Once in a leadership position, Paul emphasises the importance of having a clear vision. “You need to have a clear perspective of where you’re trying to guide something,” he explains. This vision, he believes, should be clearly etched in one’s mind. However, he also recognises that achieving this vision is not a solitary endeavour. “You also have to recognise that you can only do and achieve that through other people,” he states.

Paul’s approach to leadership is a departure from the traditional autocratic style. He believes that the old style of leadership, which is dictatorial and tough, is shifting enormously amidst wider changes, “younger generations don’t respond well to an autocratic environment,” he points out, “and that’s a good thing.”

Instead, Paul advocates for a leadership style that is rooted in respect, empathy, and sensitivity. “You have to be able to make tough decisions, but fundamentally, you’ve got to have your team’s best interests at heart as much as possible,” he advises.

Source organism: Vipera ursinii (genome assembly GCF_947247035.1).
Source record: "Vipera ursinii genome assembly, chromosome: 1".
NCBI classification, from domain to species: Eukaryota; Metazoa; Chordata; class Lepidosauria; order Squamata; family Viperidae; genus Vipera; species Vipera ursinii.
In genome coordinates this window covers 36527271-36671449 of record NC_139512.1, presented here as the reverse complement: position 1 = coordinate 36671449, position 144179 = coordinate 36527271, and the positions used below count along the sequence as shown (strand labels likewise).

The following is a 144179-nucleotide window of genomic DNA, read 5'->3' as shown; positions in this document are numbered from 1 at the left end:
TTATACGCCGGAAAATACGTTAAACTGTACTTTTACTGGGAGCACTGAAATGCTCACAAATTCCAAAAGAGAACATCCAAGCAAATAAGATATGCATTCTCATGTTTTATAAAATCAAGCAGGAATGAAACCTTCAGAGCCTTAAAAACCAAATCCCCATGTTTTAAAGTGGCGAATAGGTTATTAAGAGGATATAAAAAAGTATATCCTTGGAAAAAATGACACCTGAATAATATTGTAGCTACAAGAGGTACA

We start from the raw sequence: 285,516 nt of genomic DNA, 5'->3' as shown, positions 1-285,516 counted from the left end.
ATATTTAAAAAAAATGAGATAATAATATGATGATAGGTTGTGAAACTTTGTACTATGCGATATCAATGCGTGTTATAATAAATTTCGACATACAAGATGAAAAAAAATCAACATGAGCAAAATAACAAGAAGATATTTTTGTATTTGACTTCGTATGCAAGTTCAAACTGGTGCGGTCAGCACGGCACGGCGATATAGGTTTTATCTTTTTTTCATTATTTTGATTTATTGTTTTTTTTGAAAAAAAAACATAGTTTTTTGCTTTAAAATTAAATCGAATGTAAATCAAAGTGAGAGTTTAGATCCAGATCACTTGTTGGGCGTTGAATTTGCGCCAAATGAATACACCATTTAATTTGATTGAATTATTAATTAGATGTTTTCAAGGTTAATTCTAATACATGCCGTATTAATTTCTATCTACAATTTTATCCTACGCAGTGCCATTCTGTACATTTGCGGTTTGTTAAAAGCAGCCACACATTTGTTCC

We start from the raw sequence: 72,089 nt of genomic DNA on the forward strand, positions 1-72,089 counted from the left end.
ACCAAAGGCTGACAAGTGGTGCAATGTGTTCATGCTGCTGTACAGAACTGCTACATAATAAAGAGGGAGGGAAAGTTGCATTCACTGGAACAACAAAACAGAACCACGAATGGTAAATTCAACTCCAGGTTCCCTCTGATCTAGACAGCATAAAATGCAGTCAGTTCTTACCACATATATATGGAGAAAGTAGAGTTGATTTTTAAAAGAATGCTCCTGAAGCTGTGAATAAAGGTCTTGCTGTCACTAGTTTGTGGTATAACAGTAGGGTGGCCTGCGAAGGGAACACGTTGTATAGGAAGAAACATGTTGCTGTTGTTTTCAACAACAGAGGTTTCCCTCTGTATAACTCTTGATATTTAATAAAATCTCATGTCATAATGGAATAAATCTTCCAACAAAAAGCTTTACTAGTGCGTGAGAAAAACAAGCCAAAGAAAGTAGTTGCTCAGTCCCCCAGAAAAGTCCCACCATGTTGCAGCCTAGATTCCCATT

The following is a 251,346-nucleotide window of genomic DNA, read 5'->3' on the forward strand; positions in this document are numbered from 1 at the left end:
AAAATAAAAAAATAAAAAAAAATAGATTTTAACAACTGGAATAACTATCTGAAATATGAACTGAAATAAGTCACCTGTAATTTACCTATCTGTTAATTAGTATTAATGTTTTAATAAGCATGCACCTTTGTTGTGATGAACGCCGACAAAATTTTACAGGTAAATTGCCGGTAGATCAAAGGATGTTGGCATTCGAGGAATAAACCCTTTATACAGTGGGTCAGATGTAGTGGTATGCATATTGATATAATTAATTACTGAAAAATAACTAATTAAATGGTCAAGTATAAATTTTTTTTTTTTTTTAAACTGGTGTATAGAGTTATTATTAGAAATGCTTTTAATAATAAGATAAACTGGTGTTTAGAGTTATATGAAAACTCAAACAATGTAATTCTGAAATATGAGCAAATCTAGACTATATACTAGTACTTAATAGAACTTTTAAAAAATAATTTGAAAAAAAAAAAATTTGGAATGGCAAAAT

The Role of London FA and Its Impact

Moving on, Paul provides a comprehensive overview of the unique structure of football in England and the role of the London FA within this framework. He explains that the national governing body, the Football Association, sets the rules and regulations and runs the game in England. However, the development and administration of the game at a local level are devolved to 50 County FAs, including the London FA.

The London FA’s role is to develop and manage the grassroots game in London. “Everything from what we call step 7 and below is grassroots football, Saturday, Sunday football, women and girls football, youth, disability football, and more,” Paul explains. The London FA ensures that the game runs safely and smoothly, handling everything from investigating misbehaviour on the pitch to conducting safeguarding checks and managing affiliations and registrations.

Paul emphasises the developmental aspect of the London FA’s work, stating, “It’s fundamentally about more people playing football.” He draws attention to the importance of football in fostering community and positively impacting people’s lives.